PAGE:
Protecting workers health in the construction industry

Protecting workers health in the construction industry

BOHS urges MPs to take immediate action to prevent deaths and illness caused by exposure to respirable crystalline silica.

The British Occupational Hygiene Society (BOHS), the Chartered Society for Worker Health Protection and the UK’s leading scientific society on workplace health exposures, has written to MPs to urge them to take immediate action to prevent avoidable deaths and illness caused by exposure to respirable crystalline silica. An estimated 2.2 million workers could be at risk of aggressive respiratory diseases, including silicosis, cancer and the risk of tuberculosis, in the construction industry alone.

It is believed 500 UK construction workers die each year just from silicosis, a disease listed by the London School of Hygiene and Tropical Medicine as also increasing vulnerability for those infected by COVID-19. Silica is linked to the estimated 4,000 deaths a year from COPD and it is believed 75,000 cases could easily be prevented, if action was taken.

Six months ago, the All-Party Parliamentary Group on respiratory health published the “Silica – the next asbestos” report highlighting the immediate and continuing threat to British workers of poor health protection in the workplace. BOHS contributed to the report and is now seeking action to follow up on recommendations by the Parliamentary Group.

“The Report highlighted a problem that has been known about for many years. It’s a hundred years since the Hawk’s Nest Disaster in the States where hundreds, if not thousands, died from silica inhalation in building just one tunnel,” said Kelvin Williams, President of the Society. “Every year, millions of pounds are spent on treatment and sickness benefits, because people have been exposed to silica dust. Much of this is entirely preventable. Prevention is undoubtably cheaper, easier and better than trying to cure these illnesses.”

Respiratory PPE, enclosures for cutting, extraction hoods, local exhaust ventilation (LEV), water suppression and on-tool extraction are all readily available means to prevent exposure. The Health and Safety Executive confirmed earlier this year that, although there is a general legal duty to take such measures, less than a third of firms were compliant. Raising compliance could save a further 700 lives, estimates industry experts at BAM Nuttall.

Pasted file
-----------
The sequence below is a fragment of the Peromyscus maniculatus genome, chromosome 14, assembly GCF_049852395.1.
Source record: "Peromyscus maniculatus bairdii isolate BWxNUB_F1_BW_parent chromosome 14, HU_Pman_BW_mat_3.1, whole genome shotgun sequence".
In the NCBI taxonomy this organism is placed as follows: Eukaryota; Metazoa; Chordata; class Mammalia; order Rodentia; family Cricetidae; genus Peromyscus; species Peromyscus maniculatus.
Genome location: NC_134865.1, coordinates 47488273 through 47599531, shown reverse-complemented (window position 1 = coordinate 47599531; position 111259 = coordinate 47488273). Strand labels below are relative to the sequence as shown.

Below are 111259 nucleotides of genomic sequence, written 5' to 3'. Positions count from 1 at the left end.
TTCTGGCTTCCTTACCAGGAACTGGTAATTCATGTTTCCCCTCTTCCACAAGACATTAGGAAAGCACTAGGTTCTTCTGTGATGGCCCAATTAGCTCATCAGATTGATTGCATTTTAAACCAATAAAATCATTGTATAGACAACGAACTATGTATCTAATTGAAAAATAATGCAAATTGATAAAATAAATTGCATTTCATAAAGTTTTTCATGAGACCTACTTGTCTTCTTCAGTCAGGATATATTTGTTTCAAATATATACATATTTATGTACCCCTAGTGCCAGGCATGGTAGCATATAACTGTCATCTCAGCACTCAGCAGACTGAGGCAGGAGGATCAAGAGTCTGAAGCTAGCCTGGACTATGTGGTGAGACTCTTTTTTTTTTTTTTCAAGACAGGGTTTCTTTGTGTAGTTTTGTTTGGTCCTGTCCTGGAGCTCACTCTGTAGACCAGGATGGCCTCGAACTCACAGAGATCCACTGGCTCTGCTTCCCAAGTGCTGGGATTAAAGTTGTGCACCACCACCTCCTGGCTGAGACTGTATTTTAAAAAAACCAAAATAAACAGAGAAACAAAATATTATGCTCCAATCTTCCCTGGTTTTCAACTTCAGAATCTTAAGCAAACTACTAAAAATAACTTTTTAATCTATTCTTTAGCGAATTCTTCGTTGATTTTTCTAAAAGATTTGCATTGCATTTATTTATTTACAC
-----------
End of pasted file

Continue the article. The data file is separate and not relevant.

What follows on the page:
However, with a shortage and ramped up costs for Respiratory Protection Equipment and pressures to cut costs and an over-stretched HSE, the Society fears the problem is about to get much worse. Heavy discounting on artificial stone surfaces and the difficulty in finding affordable breathing protection because of COVID-19 may mean new kitchens can come at a very heavy cost to the people installing them.

Action is more urgent now and can save countless lives as research over the summer, published in the clinical journal, CHEST, confirms that once exposed, the damage is done. Further scientific findings, published in the European Respiratory Journal in July, went on to show a direct link between COPD, to an increased likelihood of pneumonia and COVID-19 deaths.

“We don’t know the true scale of the problem. The Society is concerned that COVID-19 is accelerating the rate of death for those exposed to harmful substances, like silica, in the workplace. It is reasonable to believe that the higher COVID-19 mortality rates in older males has an association with inhaling dust in the workplace. However, without the changes recommended in the report, we will not be able to make that connection,” explained Mr Williams.

The Parliamentary Group recommended making silicosis a reportable illness for employers under the Reporting of Injuries, Diseases, and Dangerous Occurrences Regulations (2013) for those who are still at work and exposed, and called on Government to similarly amend the Health Protection (Notification) Regulations 2010 to make silicosis notifiable through the soon-to-be defunct, Public Health England,

In their letter to MPs, the Society has urged member of the Parliamentary group to follow the example of their counterparts in the Australian legislature, who have prompted the government by putting forward legislation in their own right.

“Brexit is likely to dominate the Parliamentary agenda, but this is literally life and death,” said Kevin Bampton, the Chief Executive of BOHS and a former of Public Law. “Parliamentarians have recognized the urgency of this issue; we are now asking them to follow through on this. Action now can prevent COVID-19 deaths, but also long-term illness and disability.”

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